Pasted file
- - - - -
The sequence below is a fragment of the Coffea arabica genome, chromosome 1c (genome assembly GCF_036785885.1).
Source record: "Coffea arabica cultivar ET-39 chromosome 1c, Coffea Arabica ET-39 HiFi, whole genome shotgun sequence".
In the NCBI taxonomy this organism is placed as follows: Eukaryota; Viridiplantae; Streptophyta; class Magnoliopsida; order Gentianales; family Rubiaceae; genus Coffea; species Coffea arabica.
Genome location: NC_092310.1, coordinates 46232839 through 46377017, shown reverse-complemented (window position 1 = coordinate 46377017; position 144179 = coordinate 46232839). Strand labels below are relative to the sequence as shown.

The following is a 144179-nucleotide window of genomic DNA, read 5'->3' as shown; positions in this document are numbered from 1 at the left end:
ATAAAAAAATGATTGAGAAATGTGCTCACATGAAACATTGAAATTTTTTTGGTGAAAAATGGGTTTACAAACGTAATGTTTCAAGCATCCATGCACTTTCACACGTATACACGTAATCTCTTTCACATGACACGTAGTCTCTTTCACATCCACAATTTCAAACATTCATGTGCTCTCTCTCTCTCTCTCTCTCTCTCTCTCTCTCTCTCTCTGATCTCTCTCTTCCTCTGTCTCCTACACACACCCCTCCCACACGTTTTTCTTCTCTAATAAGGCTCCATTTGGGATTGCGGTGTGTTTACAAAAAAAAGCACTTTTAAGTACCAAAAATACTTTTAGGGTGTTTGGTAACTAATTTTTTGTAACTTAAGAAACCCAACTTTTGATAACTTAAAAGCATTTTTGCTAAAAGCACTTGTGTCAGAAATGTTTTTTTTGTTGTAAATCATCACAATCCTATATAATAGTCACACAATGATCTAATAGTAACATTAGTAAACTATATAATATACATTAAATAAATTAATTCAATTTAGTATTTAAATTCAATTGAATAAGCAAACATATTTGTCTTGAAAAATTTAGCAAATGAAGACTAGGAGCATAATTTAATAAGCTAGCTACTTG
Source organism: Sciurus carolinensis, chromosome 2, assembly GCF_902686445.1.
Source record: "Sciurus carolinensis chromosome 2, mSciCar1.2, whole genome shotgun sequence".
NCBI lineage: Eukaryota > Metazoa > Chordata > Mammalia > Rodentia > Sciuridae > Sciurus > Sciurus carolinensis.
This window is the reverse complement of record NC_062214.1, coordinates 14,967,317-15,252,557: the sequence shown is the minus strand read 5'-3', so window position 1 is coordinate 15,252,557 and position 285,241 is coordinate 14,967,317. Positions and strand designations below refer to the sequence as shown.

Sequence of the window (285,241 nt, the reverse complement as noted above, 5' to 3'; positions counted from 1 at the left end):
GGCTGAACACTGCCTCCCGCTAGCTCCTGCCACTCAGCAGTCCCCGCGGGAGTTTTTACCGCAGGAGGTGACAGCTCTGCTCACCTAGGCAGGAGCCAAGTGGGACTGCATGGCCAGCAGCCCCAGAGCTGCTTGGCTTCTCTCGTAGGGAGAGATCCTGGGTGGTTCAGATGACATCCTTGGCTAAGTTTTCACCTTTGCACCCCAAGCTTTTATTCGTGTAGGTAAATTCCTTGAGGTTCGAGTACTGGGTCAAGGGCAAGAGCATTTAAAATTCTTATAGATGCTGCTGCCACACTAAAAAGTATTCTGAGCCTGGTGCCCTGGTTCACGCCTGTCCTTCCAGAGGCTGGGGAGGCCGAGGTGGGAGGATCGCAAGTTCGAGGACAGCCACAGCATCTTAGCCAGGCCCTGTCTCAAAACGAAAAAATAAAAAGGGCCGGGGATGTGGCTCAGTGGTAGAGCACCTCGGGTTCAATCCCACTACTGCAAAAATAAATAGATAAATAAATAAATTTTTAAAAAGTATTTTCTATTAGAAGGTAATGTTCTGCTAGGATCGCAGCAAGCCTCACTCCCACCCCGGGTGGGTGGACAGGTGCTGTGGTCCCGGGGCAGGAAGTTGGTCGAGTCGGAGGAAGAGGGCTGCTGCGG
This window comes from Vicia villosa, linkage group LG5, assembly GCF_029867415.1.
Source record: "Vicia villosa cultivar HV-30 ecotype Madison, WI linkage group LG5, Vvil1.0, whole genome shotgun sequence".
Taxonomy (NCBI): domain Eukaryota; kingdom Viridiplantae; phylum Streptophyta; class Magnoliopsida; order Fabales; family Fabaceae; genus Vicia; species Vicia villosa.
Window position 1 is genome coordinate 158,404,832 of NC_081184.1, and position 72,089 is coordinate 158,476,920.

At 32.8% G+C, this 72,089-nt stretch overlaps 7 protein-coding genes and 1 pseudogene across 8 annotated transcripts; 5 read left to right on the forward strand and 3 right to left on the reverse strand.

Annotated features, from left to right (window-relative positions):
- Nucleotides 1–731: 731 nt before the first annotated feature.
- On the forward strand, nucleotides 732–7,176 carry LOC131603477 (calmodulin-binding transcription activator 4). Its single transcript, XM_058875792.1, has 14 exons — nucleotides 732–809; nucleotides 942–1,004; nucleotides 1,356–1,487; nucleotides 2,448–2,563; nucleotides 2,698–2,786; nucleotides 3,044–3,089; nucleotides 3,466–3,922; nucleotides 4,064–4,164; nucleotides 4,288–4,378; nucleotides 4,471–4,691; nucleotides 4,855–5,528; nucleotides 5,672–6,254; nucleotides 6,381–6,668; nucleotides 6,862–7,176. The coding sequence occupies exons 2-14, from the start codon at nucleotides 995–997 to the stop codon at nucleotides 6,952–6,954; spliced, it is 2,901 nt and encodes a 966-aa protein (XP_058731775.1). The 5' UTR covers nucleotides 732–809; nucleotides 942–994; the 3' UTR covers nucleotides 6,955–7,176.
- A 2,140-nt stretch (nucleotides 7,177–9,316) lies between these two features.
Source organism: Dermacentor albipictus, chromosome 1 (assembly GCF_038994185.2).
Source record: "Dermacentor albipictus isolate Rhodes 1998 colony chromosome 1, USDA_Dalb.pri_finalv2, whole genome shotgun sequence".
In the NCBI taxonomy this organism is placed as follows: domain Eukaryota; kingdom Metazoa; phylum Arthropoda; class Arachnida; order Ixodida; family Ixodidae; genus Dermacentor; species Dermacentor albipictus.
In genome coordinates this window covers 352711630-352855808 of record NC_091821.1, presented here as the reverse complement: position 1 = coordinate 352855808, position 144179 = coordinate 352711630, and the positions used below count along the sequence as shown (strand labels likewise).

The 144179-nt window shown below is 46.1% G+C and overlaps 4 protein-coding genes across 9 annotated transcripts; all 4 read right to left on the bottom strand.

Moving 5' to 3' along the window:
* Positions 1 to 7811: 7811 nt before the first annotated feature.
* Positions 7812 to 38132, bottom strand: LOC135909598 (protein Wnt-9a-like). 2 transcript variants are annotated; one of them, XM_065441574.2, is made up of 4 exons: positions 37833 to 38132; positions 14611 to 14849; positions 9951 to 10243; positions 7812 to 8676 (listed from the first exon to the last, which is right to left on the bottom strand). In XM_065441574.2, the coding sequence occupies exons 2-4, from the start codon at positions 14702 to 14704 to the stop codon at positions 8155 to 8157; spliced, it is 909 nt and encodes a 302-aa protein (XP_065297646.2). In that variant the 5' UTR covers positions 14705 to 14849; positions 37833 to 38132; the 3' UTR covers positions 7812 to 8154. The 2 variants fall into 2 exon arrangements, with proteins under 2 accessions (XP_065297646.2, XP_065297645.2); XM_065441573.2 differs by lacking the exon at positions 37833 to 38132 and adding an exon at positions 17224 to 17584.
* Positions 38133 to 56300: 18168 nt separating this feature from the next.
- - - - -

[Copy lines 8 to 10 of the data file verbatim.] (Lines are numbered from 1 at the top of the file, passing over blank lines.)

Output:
Source record: "Sciurus carolinensis chromosome 2, mSciCar1.2, whole genome shotgun sequence".
NCBI lineage: Eukaryota > Metazoa > Chordata > Mammalia > Rodentia > Sciuridae > Sciurus > Sciurus carolinensis.
This window is the reverse complement of record NC_062214.1, coordinates 14,967,317-15,252,557: the sequence shown is the minus strand read 5'-3', so window position 1 is coordinate 15,252,557 and position 285,241 is coordinate 14,967,317. Positions and strand designations below refer to the sequence as shown.